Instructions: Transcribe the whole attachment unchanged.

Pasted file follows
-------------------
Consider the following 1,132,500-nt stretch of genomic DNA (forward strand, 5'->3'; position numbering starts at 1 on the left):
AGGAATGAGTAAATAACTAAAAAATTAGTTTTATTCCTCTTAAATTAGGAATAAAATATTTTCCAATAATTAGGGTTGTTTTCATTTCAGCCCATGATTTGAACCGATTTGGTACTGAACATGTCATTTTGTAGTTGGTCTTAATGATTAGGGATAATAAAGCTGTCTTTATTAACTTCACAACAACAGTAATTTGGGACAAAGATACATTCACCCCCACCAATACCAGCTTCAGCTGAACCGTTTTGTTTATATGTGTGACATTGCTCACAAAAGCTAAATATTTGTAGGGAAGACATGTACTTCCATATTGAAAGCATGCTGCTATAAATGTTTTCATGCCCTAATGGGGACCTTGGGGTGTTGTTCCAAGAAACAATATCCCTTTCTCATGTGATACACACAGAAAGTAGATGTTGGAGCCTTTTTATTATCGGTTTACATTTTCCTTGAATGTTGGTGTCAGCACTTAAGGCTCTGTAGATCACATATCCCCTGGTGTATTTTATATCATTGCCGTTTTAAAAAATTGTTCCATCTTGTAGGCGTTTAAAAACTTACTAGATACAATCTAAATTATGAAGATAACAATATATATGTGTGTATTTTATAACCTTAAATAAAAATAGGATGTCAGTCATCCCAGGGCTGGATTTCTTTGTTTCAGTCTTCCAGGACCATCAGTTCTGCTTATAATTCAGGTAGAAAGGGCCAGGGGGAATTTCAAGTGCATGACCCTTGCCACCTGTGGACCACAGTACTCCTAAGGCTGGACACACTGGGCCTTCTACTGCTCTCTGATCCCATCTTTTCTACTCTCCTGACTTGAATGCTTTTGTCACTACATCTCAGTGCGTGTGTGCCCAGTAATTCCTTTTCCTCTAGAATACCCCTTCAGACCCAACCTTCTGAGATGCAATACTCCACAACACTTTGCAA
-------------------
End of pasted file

Consider the following 1,132,500-nt stretch of genomic DNA (forward strand, 5'->3'; position numbering starts at 1 on the left):
AGGAATGAGTAAATAACTAAAAAATTAGTTTTATTCCTCTTAAATTAGGAATAAAATATTTTCCAATAATTAGGGTTGTTTTCATTTCAGCCCATGATTTGAACCGATTTGGTACTGAACATGTCATTTTGTAGTTGGTCTTAATGATTAGGGATAATAAAGCTGTCTTTATTAACTTCACAACAACAGTAATTTGGGACAAAGATACATTCACCCCCACCAATACCAGCTTCAGCTGAACCGTTTTGTTTATATGTGTGACATTGCTCACAAAAGCTAAATATTTGTAGGGAAGACATGTACTTCCATATTGAAAGCATGCTGCTATAAATGTTTTCATGCCCTAATGGGGACCTTGGGGTGTTGTTCCAAGAAACAATATCCCTTTCTCATGTGATACACACAGAAAGTAGATGTTGGAGCCTTTTTATTATCGGTTTACATTTTCCTTGAATGTTGGTGTCAGCACTTAAGGCTCTGTAGATCACATATCCCCTGGTGTATTTTATATCATTGCCGTTTTAAAAAATTGTTCCATCTTGTAGGCGTTTAAAAACTTACTAGATACAATCTAAATTATGAAGATAACAATATATATGTGTGTATTTTATAACCTTAAATAAAAATAGGATGTCAGTCATCCCAGGGCTGGATTTCTTTGTTTCAGTCTTCCAGGACCATCAGTTCTGCTTATAATTCAGGTAGAAAGGGCCAGGGGGAATTTCAAGTGCATGACCCTTGCCACCTGTGGACCACAGTACTCCTAAGGCTGGACACACTGGGCCTTCTACTGCTCTCTGATCCCATCTTTTCTACTCTCCTGACTTGAATGCTTTTGTCACTACATCTCAGTGCGTGTGTGCCCAGTAATTCCTTTTCCTCTAGAATACCCCTTCAGACCCAACCTTCTGAGATGCAATACTCCACAACACTTTGCAA